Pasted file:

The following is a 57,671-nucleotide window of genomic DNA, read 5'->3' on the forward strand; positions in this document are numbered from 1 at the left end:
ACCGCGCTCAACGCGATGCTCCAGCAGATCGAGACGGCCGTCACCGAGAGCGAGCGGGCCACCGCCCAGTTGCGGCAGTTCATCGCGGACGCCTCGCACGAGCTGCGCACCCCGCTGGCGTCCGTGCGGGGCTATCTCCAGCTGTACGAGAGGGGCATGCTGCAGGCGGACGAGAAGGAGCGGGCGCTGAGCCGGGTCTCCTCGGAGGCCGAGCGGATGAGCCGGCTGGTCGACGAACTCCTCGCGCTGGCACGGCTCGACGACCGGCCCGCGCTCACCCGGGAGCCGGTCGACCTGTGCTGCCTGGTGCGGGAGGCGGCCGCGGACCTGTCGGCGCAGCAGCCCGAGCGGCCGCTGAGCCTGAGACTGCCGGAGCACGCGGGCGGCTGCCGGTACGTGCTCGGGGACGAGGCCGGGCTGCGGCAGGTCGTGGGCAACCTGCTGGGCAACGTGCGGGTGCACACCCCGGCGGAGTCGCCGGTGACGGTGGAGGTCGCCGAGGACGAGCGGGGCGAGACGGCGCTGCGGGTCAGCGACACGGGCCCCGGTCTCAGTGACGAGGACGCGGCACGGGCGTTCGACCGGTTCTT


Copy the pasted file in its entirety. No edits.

The following is a 57,671-nucleotide window of genomic DNA, read 5'->3' on the forward strand; positions in this document are numbered from 1 at the left end:
ACCGCGCTCAACGCGATGCTCCAGCAGATCGAGACGGCCGTCACCGAGAGCGAGCGGGCCACCGCCCAGTTGCGGCAGTTCATCGCGGACGCCTCGCACGAGCTGCGCACCCCGCTGGCGTCCGTGCGGGGCTATCTCCAGCTGTACGAGAGGGGCATGCTGCAGGCGGACGAGAAGGAGCGGGCGCTGAGCCGGGTCTCCTCGGAGGCCGAGCGGATGAGCCGGCTGGTCGACGAACTCCTCGCGCTGGCACGGCTCGACGACCGGCCCGCGCTCACCCGGGAGCCGGTCGACCTGTGCTGCCTGGTGCGGGAGGCGGCCGCGGACCTGTCGGCGCAGCAGCCCGAGCGGCCGCTGAGCCTGAGACTGCCGGAGCACGCGGGCGGCTGCCGGTACGTGCTCGGGGACGAGGCCGGGCTGCGGCAGGTCGTGGGCAACCTGCTGGGCAACGTGCGGGTGCACACCCCGGCGGAGTCGCCGGTGACGGTGGAGGTCGCCGAGGACGAGCGGGGCGAGACGGCGCTGCGGGTCAGCGACACGGGCCCCGGTCTCAGTGACGAGGACGCGGCACGGGCGTTCGACCGGTTCTT